Regardless of the situation and the people involved, Tarantino finds a way to make his trademark staccato and sturm work. And in the end, his crazy hyper-speak is how his characters relate to one another. They wear their hearts (and their opinions) on their sleeves and even as they puff chests, try to throw people off their trails, and hide who they are, they end up finding connections to one another in fairly profound ways. The crooks in DOGS end up bonding despite themselves. Two assassins in KILL BILL end up connecting over a pregnancy test. Butch and Maria Villa Lobos develop a camaraderie during a short cab ride.

And clearly, Tarantino uses his dialogue to express himself on a variety of topics both fun and philosophical. In every film, there is an obvious stand-in for the director, a character who fills in a space on his Creator's behalf. MR. PINK, CLARENCE WORLEY, BUD from KILL BILL, they all share thoughts and diatribes that are distinctly Quentin.

But he is capable of seeing the truth in each of his characters and is careful never to let them fall victim to being his mouthpiece, always allowing each invention their own voice. It's just that they all inhabit a world where everyone speaks in beatnik bounce and lengthy expounding.

I Lost It At the
Clarence&Alabama at the movies (surely they will have coffee and pie after)

Clarence&Alabama at the movies (surely they will have coffee and pie after)
Motherfuckin' Movies

As a newcomer to his movies, the first thing that strikes you about Tarantino's dialogue is that it's fun. The fun he has writing it is palpable, and the fun we have hearing it is the kind of kick the movies were made for. As a lover of (nearly) all things Quentin, I get a visceral thrill listening to his dialogue for the first time and a residual high with each re-watch.

In deference to the care with which his words are written and the Jenga-like caution he exercises in building his storytelling out of seemingly disconnected conversations and amusing exchanges, he simply knows how to goose an audience with a funny phrase or a slice of life observation. Aside from wanting to generate after-theater discussions over cigarettes, coffee, and pie, Tarantino's second agenda is to make sure his audience has a good time watching and experiencing his films.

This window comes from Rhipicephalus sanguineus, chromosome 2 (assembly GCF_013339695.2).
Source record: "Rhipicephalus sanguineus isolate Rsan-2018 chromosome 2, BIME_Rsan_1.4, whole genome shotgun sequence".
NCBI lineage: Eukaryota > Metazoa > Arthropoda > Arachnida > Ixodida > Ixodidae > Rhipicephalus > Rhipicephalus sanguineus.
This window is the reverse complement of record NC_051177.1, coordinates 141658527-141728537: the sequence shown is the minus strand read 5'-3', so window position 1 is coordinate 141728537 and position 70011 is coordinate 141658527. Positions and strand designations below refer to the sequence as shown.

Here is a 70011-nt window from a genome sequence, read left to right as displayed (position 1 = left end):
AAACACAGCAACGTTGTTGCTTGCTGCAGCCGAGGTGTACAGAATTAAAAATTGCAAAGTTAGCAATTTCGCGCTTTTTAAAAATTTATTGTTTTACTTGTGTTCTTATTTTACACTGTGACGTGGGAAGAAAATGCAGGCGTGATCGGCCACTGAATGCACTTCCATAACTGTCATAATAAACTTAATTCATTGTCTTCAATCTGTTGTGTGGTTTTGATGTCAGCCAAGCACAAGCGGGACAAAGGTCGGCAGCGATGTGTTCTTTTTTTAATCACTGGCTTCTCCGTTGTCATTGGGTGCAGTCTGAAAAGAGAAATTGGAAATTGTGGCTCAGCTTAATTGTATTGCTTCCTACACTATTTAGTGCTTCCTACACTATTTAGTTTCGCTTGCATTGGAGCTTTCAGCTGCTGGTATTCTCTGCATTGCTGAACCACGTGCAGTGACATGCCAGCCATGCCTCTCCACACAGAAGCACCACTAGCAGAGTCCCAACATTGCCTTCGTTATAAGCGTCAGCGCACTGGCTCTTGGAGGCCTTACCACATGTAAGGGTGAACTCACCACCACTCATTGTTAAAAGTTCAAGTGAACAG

And to that end, he infuses every line, every pause even ("don't you hate that? Uncomfortable silence.") with a level of attention not often found in mainstream American cinema. He is a master to the extent that the very same lines in any other screenwriter's hands would not have the same pith, charge, or giddy resonance ("Bacon tastes good." "Charlie Brown!" "Motherfucker, I'm tryin' to watch The LOST BOYS!"). And not to take away from the actors who speak these lines or T's influence directing them, but even on the script page, these lines have a life of their own.

Tarantino wants you to have a good time at his movies. As characters deal with all manner of existential crisis, life-and-death predicaments, and even Adolf Hitler himself, he still wants his audience to share something special, something that demands involvement like an amusement park ride, and something that is (more than anything) worth their time and money.


In PART 2, I will delve into his characters' pop culture obsessions, their tendency to talk about a whole lot of "nothing," and his dialogue's ability to speak directly to his viewers' rascally inner-kids.

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Mike Thomas
Sep 4, 2012 11:54 AM
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I like Tarantino because his characters do talk, but I feel he ges a little too much in love with the dialogue. His best scenes are the ones that precede the action. But is pattern seems to be dialogue, action, dialogue, dialogue, dialogue.

Still he's a great storyteller that knows what his actors can say well.

I look forward to Part II.
Sep 4, 2012 12:38 PM
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Thanks, Mike! Part 2 addresses some of those indulgences.

Sep 4, 2012 6:16 PM
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I've always been a big fan of Tarantino's dialogue. People don't really talk like that, but the world would be a much more entertaining place if they did.

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They Called Them The Rebel Kind
Every other Tuesday

The 90ís was one of the great decades in American Cinema, and I intend to explore it one film, genre, or director at a time.

Other Columns
Other columns by Matt Berry:

The Top 10 Most Influential Films of the 90's

Lookin'California:the Top 5 Cult Movies of the 90s

The Darkness Reaching Out For the Darkness


Let's Get Ramblin': the words of Tarantino (VOL 2)

All Columns

Matt Berry
Matt Berry is a copy writer, music journalist & occasional author of Weird Tales-inspired short fiction from Illinois who loves talking and writing about movies and music almost as much as he loves the music and the movies themselves. And the more coffee, pie, and cigarettes consumed during those discussions, the better!

If you have a comment, question, or suggestion, you can send a message to Matt Berry by clicking here.